Nelson argues the government failed to present sufficient evidence establishing an agreement between Nelson and any other person to either distribute controlled prescription drugs outside the usual course of professional practice or to launder money. In support, Nelson relies upon the fact that there was no witness who testified at trial as to the existence of any agreement. We are not persuaded.

"[A]n agreement constituting a conspiracy may be inferred from the acts of the parties and other circumstantial evidence indicating concert of action for the accomplishment of a common purpose." United States v. Johnson, 42 F.3d 1312, 1319 (10th Cir.1994). Thus, "the absence of any direct evidence of a conspiracy is immaterial so long as there is sufficient circumstantial evidence of a conspiracy to support a finding of guilt beyond a reasonable doubt." Torres, 53 F.3d at 1135.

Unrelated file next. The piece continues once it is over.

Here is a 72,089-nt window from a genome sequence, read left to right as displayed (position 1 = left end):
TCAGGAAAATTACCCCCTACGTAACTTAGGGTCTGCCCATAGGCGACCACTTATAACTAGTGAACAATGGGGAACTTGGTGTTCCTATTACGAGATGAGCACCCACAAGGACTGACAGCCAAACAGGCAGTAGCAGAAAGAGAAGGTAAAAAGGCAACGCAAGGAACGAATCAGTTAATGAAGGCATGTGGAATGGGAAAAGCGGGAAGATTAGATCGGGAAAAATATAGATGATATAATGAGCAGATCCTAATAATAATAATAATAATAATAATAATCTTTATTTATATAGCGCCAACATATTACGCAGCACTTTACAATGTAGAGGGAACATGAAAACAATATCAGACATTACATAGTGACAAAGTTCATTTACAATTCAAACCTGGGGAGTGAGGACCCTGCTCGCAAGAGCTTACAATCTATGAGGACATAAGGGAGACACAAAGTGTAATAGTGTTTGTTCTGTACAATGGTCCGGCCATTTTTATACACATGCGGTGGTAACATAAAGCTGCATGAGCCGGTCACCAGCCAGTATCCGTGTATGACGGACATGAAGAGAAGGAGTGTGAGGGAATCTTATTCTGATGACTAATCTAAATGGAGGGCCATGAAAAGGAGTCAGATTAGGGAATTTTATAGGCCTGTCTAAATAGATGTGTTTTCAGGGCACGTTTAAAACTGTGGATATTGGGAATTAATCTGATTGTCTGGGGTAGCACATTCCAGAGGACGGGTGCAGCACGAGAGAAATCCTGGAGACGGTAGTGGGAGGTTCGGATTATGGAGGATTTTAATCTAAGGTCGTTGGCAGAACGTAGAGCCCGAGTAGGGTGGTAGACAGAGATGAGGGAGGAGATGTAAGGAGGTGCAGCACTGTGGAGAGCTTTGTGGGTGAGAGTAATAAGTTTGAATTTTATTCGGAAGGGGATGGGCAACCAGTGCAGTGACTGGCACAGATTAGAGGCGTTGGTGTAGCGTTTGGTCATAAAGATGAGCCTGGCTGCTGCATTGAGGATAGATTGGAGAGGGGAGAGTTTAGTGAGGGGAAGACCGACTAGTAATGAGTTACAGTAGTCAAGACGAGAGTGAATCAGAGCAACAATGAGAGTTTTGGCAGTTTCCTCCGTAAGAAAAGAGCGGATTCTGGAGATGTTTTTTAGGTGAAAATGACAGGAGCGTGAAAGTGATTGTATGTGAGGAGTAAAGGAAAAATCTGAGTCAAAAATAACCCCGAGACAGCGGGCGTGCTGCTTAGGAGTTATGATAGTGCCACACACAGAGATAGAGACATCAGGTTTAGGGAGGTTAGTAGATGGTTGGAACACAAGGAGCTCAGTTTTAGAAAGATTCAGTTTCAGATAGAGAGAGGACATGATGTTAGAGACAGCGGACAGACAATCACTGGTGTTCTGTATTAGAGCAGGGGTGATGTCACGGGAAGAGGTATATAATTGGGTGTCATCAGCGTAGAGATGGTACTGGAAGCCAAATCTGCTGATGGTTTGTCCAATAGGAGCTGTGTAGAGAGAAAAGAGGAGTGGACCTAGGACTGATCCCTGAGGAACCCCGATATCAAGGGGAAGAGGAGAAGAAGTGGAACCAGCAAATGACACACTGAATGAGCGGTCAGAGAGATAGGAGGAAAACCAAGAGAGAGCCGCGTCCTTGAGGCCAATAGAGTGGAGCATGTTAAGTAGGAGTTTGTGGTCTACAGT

At trial, the government presented more than sufficient circumstantial evidence of an agreement between Nelson and Fuchs to render the lack of direct evidence immaterial. This evidence consisted of the testimony of fifteen different witnesses and established the existence of an operation, which Nelson willingly participated in, to distribute controlled prescription drugs over the internet and to hide the proceeds of those sales. The most significant evidence was the testimony of Alexander Weeks (Weeks), the person who set up the website, Jerry Shadid (Shadid), the resident pharmacist at Main Street Pharmacy, Myron Thompson (Thompson), another pharmacist at Main Street Pharmacy, and Misty Dupes (Dupes), the office manager for Fuchs.